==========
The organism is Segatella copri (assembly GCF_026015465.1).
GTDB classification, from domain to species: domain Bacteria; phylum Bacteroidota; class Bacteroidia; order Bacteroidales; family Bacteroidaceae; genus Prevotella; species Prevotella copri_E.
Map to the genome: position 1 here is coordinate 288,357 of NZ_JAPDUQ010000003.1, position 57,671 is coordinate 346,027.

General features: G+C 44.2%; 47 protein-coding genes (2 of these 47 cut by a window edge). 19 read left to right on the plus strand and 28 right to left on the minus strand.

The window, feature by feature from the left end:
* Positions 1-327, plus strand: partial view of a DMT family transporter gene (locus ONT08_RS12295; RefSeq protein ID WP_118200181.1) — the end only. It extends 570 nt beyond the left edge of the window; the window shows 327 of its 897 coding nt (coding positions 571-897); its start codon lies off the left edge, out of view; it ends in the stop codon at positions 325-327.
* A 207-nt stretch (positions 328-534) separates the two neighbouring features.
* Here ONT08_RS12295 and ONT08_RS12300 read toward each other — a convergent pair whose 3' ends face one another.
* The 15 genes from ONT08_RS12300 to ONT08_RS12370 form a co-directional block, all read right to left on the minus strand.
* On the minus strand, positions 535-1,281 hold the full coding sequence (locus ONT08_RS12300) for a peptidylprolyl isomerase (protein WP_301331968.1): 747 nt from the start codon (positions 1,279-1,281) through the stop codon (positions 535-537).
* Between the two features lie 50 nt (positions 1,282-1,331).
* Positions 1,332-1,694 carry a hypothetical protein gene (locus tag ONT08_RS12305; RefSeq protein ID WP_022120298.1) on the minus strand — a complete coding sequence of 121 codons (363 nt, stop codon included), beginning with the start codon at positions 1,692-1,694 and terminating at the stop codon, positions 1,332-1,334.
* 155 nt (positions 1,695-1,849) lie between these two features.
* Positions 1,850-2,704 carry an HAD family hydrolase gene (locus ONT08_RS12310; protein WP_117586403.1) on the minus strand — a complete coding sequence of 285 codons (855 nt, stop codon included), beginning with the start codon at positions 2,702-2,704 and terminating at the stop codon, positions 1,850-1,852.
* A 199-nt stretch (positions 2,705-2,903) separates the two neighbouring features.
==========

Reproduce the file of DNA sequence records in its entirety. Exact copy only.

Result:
The organism is Segatella copri (assembly GCF_026015465.1).
GTDB classification, from domain to species: domain Bacteria; phylum Bacteroidota; class Bacteroidia; order Bacteroidales; family Bacteroidaceae; genus Prevotella; species Prevotella copri_E.
Map to the genome: position 1 here is coordinate 288,357 of NZ_JAPDUQ010000003.1, position 57,671 is coordinate 346,027.

General features: G+C 44.2%; 47 protein-coding genes (2 of these 47 cut by a window edge). 19 read left to right on the plus strand and 28 right to left on the minus strand.

The window, feature by feature from the left end:
* Positions 1-327, plus strand: partial view of a DMT family transporter gene (locus ONT08_RS12295; RefSeq protein ID WP_118200181.1) — the end only. It extends 570 nt beyond the left edge of the window; the window shows 327 of its 897 coding nt (coding positions 571-897); its start codon lies off the left edge, out of view; it ends in the stop codon at positions 325-327.
* A 207-nt stretch (positions 328-534) separates the two neighbouring features.
* Here ONT08_RS12295 and ONT08_RS12300 read toward each other — a convergent pair whose 3' ends face one another.
* The 15 genes from ONT08_RS12300 to ONT08_RS12370 form a co-directional block, all read right to left on the minus strand.
* On the minus strand, positions 535-1,281 hold the full coding sequence (locus ONT08_RS12300) for a peptidylprolyl isomerase (protein WP_301331968.1): 747 nt from the start codon (positions 1,279-1,281) through the stop codon (positions 535-537).
* Between the two features lie 50 nt (positions 1,282-1,331).
* Positions 1,332-1,694 carry a hypothetical protein gene (locus tag ONT08_RS12305; RefSeq protein ID WP_022120298.1) on the minus strand — a complete coding sequence of 121 codons (363 nt, stop codon included), beginning with the start codon at positions 1,692-1,694 and terminating at the stop codon, positions 1,332-1,334.
* 155 nt (positions 1,695-1,849) lie between these two features.
* Positions 1,850-2,704 carry an HAD family hydrolase gene (locus ONT08_RS12310; protein WP_117586403.1) on the minus strand — a complete coding sequence of 285 codons (855 nt, stop codon included), beginning with the start codon at positions 2,702-2,704 and terminating at the stop codon, positions 1,850-1,852.
* A 199-nt stretch (positions 2,705-2,903) separates the two neighbouring features.